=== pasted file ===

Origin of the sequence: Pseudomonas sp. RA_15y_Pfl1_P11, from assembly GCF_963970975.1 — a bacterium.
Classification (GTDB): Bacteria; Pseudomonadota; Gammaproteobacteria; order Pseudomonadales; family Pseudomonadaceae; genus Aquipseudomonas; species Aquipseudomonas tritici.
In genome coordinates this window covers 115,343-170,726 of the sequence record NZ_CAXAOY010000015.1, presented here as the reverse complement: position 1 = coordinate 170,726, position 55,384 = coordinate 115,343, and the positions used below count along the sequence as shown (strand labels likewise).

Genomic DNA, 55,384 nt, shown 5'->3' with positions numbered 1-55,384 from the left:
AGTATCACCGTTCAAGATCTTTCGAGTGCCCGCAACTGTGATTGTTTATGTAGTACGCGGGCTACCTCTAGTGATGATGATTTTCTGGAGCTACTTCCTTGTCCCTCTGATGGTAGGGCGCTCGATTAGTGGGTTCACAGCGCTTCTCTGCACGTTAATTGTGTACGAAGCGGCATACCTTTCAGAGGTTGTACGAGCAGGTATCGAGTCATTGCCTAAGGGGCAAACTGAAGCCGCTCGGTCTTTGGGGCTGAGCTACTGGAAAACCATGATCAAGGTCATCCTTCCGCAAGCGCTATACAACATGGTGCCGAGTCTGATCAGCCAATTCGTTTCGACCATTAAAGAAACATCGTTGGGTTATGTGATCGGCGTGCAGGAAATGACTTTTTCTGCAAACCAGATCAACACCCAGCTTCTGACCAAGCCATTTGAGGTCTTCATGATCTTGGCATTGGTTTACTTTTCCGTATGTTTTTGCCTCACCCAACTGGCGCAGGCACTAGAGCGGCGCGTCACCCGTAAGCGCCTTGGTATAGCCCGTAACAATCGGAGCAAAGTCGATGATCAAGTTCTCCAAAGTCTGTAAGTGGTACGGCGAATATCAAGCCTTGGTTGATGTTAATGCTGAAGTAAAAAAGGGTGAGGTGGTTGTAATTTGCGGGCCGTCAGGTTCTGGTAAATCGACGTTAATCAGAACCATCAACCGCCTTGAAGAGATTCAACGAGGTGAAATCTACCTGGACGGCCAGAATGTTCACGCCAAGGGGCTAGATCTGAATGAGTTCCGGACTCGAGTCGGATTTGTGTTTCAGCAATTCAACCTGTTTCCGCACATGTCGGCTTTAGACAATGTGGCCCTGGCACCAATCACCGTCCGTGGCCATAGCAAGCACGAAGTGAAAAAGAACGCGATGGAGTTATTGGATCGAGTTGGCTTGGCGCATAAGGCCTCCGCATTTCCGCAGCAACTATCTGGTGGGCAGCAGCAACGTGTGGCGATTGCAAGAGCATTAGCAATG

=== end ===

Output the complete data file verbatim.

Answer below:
Origin of the sequence: Pseudomonas sp. RA_15y_Pfl1_P11, from assembly GCF_963970975.1 — a bacterium.
Classification (GTDB): Bacteria; Pseudomonadota; Gammaproteobacteria; order Pseudomonadales; family Pseudomonadaceae; genus Aquipseudomonas; species Aquipseudomonas tritici.
In genome coordinates this window covers 115,343-170,726 of the sequence record NZ_CAXAOY010000015.1, presented here as the reverse complement: position 1 = coordinate 170,726, position 55,384 = coordinate 115,343, and the positions used below count along the sequence as shown (strand labels likewise).

Genomic DNA, 55,384 nt, shown 5'->3' with positions numbered 1-55,384 from the left:
AGTATCACCGTTCAAGATCTTTCGAGTGCCCGCAACTGTGATTGTTTATGTAGTACGCGGGCTACCTCTAGTGATGATGATTTTCTGGAGCTACTTCCTTGTCCCTCTGATGGTAGGGCGCTCGATTAGTGGGTTCACAGCGCTTCTCTGCACGTTAATTGTGTACGAAGCGGCATACCTTTCAGAGGTTGTACGAGCAGGTATCGAGTCATTGCCTAAGGGGCAAACTGAAGCCGCTCGGTCTTTGGGGCTGAGCTACTGGAAAACCATGATCAAGGTCATCCTTCCGCAAGCGCTATACAACATGGTGCCGAGTCTGATCAGCCAATTCGTTTCGACCATTAAAGAAACATCGTTGGGTTATGTGATCGGCGTGCAGGAAATGACTTTTTCTGCAAACCAGATCAACACCCAGCTTCTGACCAAGCCATTTGAGGTCTTCATGATCTTGGCATTGGTTTACTTTTCCGTATGTTTTTGCCTCACCCAACTGGCGCAGGCACTAGAGCGGCGCGTCACCCGTAAGCGCCTTGGTATAGCCCGTAACAATCGGAGCAAAGTCGATGATCAAGTTCTCCAAAGTCTGTAAGTGGTACGGCGAATATCAAGCCTTGGTTGATGTTAATGCTGAAGTAAAAAAGGGTGAGGTGGTTGTAATTTGCGGGCCGTCAGGTTCTGGTAAATCGACGTTAATCAGAACCATCAACCGCCTTGAAGAGATTCAACGAGGTGAAATCTACCTGGACGGCCAGAATGTTCACGCCAAGGGGCTAGATCTGAATGAGTTCCGGACTCGAGTCGGATTTGTGTTTCAGCAATTCAACCTGTTTCCGCACATGTCGGCTTTAGACAATGTGGCCCTGGCACCAATCACCGTCCGTGGCCATAGCAAGCACGAAGTGAAAAAGAACGCGATGGAGTTATTGGATCGAGTTGGCTTGGCGCATAAGGCCTCCGCATTTCCGCAGCAACTATCTGGTGGGCAGCAGCAACGTGTGGCGATTGCAAGAGCATTAGCAATG